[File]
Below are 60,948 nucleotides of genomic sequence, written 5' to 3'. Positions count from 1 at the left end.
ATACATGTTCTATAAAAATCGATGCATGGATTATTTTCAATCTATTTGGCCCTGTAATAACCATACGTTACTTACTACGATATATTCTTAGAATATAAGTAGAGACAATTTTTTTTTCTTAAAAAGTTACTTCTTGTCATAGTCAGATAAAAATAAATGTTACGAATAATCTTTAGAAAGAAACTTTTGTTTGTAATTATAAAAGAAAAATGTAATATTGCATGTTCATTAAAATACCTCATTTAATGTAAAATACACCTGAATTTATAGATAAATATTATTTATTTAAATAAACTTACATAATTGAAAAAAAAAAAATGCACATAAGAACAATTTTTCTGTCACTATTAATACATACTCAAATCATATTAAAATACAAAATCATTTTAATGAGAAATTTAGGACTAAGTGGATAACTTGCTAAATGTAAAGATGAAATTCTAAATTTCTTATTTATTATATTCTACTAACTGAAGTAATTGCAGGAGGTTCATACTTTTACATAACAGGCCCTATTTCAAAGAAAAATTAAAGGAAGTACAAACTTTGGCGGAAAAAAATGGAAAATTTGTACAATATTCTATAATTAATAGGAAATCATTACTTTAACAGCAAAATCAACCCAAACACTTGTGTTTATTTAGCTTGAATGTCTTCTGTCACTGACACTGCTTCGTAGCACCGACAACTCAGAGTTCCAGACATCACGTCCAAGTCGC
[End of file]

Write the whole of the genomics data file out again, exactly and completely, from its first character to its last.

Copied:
Below are 60,948 nucleotides of genomic sequence, written 5' to 3'. Positions count from 1 at the left end.
ATACATGTTCTATAAAAATCGATGCATGGATTATTTTCAATCTATTTGGCCCTGTAATAACCATACGTTACTTACTACGATATATTCTTAGAATATAAGTAGAGACAATTTTTTTTTCTTAAAAAGTTACTTCTTGTCATAGTCAGATAAAAATAAATGTTACGAATAATCTTTAGAAAGAAACTTTTGTTTGTAATTATAAAAGAAAAATGTAATATTGCATGTTCATTAAAATACCTCATTTAATGTAAAATACACCTGAATTTATAGATAAATATTATTTATTTAAATAAACTTACATAATTGAAAAAAAAAAAATGCACATAAGAACAATTTTTCTGTCACTATTAATACATACTCAAATCATATTAAAATACAAAATCATTTTAATGAGAAATTTAGGACTAAGTGGATAACTTGCTAAATGTAAAGATGAAATTCTAAATTTCTTATTTATTATATTCTACTAACTGAAGTAATTGCAGGAGGTTCATACTTTTACATAACAGGCCCTATTTCAAAGAAAAATTAAAGGAAGTACAAACTTTGGCGGAAAAAAATGGAAAATTTGTACAATATTCTATAATTAATAGGAAATCATTACTTTAACAGCAAAATCAACCCAAACACTTGTGTTTATTTAGCTTGAATGTCTTCTGTCACTGACACTGCTTCGTAGCACCGACAACTCAGAGTTCCAGACATCACGTCCAAGTCGC